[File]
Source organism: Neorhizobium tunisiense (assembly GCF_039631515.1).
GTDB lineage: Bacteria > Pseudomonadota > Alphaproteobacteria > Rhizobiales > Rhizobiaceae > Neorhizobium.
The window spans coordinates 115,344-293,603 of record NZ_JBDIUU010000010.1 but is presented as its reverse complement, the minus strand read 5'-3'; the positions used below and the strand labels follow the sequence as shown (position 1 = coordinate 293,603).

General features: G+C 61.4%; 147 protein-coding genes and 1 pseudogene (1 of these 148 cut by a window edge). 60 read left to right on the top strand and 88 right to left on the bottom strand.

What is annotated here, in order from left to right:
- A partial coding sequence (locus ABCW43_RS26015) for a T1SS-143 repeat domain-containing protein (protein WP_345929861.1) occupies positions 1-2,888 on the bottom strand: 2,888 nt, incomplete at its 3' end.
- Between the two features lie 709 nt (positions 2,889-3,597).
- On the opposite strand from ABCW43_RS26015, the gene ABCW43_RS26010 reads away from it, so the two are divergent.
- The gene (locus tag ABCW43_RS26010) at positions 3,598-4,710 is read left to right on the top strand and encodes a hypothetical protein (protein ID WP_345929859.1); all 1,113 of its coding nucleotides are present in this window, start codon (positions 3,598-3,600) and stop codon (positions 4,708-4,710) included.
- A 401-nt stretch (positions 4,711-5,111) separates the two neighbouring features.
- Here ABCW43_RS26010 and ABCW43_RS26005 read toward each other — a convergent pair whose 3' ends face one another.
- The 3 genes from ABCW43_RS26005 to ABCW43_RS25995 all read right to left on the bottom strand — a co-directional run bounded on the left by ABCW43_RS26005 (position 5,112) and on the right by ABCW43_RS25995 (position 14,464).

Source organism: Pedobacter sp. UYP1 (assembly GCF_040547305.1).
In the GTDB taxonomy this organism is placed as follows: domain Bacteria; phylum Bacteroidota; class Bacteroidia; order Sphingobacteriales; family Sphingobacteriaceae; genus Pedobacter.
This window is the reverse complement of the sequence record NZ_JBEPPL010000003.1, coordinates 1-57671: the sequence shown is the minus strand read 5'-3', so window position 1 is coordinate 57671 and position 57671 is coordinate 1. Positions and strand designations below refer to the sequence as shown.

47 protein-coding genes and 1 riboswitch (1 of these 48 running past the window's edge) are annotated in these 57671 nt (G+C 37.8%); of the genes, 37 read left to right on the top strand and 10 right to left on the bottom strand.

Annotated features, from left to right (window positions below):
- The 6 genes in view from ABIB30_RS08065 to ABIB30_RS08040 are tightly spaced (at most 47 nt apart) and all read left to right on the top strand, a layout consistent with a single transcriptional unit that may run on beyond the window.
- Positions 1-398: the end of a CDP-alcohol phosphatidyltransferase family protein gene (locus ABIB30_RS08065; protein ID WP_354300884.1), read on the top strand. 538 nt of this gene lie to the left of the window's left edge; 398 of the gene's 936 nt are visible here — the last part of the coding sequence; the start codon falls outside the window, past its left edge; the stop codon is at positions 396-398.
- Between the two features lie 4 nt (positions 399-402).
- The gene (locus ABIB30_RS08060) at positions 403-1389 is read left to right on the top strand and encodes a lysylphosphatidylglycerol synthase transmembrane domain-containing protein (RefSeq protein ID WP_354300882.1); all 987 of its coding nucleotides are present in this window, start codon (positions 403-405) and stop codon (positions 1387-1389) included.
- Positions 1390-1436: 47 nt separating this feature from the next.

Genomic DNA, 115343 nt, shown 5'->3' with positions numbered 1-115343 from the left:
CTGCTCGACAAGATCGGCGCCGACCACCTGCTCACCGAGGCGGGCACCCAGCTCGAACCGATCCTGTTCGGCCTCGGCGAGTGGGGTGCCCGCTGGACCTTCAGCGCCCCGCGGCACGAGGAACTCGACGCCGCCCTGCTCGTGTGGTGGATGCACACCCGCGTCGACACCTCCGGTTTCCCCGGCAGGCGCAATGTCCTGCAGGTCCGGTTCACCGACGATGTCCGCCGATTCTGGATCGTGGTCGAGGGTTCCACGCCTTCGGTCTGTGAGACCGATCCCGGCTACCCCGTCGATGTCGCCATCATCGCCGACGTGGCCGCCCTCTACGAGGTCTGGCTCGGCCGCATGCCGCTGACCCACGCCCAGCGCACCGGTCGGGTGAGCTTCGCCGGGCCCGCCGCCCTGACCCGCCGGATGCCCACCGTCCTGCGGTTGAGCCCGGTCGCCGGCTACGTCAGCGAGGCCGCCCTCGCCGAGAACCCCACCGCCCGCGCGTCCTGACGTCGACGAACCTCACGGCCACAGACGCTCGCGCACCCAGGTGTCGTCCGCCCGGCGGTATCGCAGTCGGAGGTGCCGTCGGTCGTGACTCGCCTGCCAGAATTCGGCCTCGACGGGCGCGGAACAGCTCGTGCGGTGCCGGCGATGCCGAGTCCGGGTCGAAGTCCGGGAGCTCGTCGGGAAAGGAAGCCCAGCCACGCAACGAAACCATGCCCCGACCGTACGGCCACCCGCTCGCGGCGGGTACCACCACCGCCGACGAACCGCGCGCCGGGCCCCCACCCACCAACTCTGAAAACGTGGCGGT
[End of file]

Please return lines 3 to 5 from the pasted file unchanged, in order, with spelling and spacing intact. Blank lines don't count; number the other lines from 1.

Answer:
The window spans coordinates 115,344-293,603 of record NZ_JBDIUU010000010.1 but is presented as its reverse complement, the minus strand read 5'-3'; the positions used below and the strand labels follow the sequence as shown (position 1 = coordinate 293,603).

General features: G+C 61.4%; 147 protein-coding genes and 1 pseudogene (1 of these 148 cut by a window edge). 60 read left to right on the top strand and 88 right to left on the bottom strand.

What is annotated here, in order from left to right: